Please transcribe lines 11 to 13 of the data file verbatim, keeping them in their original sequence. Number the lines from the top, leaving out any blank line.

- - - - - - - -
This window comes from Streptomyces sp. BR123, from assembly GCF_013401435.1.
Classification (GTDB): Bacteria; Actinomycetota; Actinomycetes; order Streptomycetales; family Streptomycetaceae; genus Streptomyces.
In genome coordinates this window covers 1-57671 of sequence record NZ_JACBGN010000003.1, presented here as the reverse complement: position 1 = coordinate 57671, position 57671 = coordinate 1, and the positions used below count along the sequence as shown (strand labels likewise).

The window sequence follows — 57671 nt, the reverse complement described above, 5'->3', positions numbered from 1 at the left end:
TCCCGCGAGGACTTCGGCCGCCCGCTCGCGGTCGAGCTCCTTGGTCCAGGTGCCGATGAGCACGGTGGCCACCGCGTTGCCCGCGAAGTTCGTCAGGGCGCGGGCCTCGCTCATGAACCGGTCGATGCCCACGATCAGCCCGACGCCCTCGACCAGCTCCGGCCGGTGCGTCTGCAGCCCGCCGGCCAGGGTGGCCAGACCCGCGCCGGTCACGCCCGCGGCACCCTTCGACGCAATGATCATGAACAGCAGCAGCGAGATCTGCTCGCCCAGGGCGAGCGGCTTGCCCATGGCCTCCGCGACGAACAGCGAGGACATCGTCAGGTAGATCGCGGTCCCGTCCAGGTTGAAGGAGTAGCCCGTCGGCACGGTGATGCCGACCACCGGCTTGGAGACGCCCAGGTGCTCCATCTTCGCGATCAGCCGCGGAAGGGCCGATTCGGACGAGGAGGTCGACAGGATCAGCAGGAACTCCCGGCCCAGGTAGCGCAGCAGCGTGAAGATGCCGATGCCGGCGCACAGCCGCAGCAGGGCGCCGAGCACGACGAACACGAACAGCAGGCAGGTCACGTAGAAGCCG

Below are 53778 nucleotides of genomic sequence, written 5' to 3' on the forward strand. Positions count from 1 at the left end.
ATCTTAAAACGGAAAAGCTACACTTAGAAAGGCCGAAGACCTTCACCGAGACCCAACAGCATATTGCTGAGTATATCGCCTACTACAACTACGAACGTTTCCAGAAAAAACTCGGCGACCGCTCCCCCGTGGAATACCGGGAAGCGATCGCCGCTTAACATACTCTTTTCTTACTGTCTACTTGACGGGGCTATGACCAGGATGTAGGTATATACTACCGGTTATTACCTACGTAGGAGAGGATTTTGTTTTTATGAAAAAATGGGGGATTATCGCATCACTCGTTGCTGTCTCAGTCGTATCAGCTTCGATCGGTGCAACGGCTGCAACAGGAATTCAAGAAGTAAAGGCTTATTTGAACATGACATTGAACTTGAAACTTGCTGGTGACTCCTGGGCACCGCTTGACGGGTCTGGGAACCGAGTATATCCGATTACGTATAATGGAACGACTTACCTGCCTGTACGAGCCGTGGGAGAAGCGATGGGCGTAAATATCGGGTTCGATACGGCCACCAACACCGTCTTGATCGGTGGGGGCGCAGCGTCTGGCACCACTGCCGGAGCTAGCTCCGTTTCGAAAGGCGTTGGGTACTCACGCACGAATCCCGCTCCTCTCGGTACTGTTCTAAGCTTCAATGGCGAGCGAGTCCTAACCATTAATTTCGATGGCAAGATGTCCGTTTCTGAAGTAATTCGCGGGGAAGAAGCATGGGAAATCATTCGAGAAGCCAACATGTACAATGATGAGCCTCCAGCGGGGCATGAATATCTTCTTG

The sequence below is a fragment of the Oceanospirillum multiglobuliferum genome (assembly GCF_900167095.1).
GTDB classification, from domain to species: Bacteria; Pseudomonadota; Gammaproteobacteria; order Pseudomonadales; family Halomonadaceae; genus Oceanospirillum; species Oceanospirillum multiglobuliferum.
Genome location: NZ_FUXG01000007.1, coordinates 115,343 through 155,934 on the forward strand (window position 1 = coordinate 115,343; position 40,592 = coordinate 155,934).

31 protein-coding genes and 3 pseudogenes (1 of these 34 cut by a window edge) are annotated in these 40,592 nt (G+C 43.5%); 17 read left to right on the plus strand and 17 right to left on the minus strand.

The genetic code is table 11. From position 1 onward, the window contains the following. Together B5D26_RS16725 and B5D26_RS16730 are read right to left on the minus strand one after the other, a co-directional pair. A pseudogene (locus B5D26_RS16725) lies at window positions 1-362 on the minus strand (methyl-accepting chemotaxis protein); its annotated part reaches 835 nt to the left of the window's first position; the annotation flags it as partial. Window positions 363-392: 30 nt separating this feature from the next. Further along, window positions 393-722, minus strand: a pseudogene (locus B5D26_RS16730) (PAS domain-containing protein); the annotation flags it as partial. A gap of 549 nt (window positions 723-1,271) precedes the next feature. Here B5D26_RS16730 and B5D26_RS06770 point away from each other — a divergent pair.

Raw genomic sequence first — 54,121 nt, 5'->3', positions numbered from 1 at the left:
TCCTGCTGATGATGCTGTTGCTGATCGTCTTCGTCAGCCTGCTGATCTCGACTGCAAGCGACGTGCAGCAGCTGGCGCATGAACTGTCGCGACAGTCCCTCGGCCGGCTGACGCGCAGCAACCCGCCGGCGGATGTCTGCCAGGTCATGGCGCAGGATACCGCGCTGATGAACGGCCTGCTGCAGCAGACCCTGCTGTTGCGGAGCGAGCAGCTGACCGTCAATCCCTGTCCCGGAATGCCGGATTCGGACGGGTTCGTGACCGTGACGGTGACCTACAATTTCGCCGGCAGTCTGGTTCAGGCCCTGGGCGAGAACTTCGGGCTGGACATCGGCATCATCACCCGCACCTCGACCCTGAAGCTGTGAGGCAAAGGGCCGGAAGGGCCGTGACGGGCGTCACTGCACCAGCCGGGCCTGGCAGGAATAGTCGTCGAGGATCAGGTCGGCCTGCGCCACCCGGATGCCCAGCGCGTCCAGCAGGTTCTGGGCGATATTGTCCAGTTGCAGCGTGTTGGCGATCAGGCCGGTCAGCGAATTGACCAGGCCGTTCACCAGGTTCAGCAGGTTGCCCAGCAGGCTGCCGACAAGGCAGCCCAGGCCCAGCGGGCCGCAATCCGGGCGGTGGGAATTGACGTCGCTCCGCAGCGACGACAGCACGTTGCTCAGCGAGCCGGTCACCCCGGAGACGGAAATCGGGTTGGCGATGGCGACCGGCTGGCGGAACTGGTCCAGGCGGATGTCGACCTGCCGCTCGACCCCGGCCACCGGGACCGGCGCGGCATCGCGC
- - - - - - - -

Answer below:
31 protein-coding genes and 3 pseudogenes (1 of these 34 cut by a window edge) are annotated in these 40,592 nt (G+C 43.5%); 17 read left to right on the plus strand and 17 right to left on the minus strand.

The genetic code is table 11. From position 1 onward, the window contains the following. Together B5D26_RS16725 and B5D26_RS16730 are read right to left on the minus strand one after the other, a co-directional pair. A pseudogene (locus B5D26_RS16725) lies at window positions 1-362 on the minus strand (methyl-accepting chemotaxis protein); its annotated part reaches 835 nt to the left of the window's first position; the annotation flags it as partial. Window positions 363-392: 30 nt separating this feature from the next. Further along, window positions 393-722, minus strand: a pseudogene (locus B5D26_RS16730) (PAS domain-containing protein); the annotation flags it as partial. A gap of 549 nt (window positions 723-1,271) precedes the next feature. Here B5D26_RS16730 and B5D26_RS06770 point away from each other — a divergent pair.

Raw genomic sequence first — 54,121 nt, 5'->3', positions numbered from 1 at the left: